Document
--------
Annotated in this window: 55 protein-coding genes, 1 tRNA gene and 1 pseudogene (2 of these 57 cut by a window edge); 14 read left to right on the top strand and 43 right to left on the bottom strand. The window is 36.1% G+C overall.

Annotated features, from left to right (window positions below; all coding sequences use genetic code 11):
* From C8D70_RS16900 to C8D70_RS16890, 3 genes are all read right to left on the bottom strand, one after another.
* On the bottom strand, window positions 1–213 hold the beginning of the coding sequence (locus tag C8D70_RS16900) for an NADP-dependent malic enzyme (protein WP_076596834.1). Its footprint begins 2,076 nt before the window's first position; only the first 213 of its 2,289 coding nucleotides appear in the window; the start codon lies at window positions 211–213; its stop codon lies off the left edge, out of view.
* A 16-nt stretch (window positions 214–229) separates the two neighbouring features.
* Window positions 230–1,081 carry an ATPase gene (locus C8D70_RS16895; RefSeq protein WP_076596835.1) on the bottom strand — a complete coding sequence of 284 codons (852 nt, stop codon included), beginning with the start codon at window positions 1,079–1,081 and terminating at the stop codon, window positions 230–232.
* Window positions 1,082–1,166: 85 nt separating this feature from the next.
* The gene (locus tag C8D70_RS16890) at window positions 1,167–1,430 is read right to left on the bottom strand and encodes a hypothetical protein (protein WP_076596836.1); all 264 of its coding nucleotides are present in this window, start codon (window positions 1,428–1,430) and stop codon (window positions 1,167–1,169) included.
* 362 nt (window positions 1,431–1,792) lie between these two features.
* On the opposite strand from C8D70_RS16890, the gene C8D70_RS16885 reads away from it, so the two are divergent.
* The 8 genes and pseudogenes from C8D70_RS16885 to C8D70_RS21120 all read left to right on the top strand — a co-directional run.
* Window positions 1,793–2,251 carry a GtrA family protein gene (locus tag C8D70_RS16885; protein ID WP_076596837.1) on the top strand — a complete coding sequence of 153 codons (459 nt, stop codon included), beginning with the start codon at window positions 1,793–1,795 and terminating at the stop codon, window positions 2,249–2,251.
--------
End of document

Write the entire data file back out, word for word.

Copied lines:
Annotated in this window: 55 protein-coding genes, 1 tRNA gene and 1 pseudogene (2 of these 57 cut by a window edge); 14 read left to right on the top strand and 43 right to left on the bottom strand. The window is 36.1% G+C overall.

Annotated features, from left to right (window positions below; all coding sequences use genetic code 11):
* From C8D70_RS16900 to C8D70_RS16890, 3 genes are all read right to left on the bottom strand, one after another.
* On the bottom strand, window positions 1–213 hold the beginning of the coding sequence (locus tag C8D70_RS16900) for an NADP-dependent malic enzyme (protein WP_076596834.1). Its footprint begins 2,076 nt before the window's first position; only the first 213 of its 2,289 coding nucleotides appear in the window; the start codon lies at window positions 211–213; its stop codon lies off the left edge, out of view.
* A 16-nt stretch (window positions 214–229) separates the two neighbouring features.
* Window positions 230–1,081 carry an ATPase gene (locus C8D70_RS16895; RefSeq protein WP_076596835.1) on the bottom strand — a complete coding sequence of 284 codons (852 nt, stop codon included), beginning with the start codon at window positions 1,079–1,081 and terminating at the stop codon, window positions 230–232.
* Window positions 1,082–1,166: 85 nt separating this feature from the next.
* The gene (locus tag C8D70_RS16890) at window positions 1,167–1,430 is read right to left on the bottom strand and encodes a hypothetical protein (protein WP_076596836.1); all 264 of its coding nucleotides are present in this window, start codon (window positions 1,428–1,430) and stop codon (window positions 1,167–1,169) included.
* 362 nt (window positions 1,431–1,792) lie between these two features.
* On the opposite strand from C8D70_RS16890, the gene C8D70_RS16885 reads away from it, so the two are divergent.
* The 8 genes and pseudogenes from C8D70_RS16885 to C8D70_RS21120 all read left to right on the top strand — a co-directional run.
* Window positions 1,793–2,251 carry a GtrA family protein gene (locus tag C8D70_RS16885; protein ID WP_076596837.1) on the top strand — a complete coding sequence of 153 codons (459 nt, stop codon included), beginning with the start codon at window positions 1,793–1,795 and terminating at the stop codon, window positions 2,249–2,251.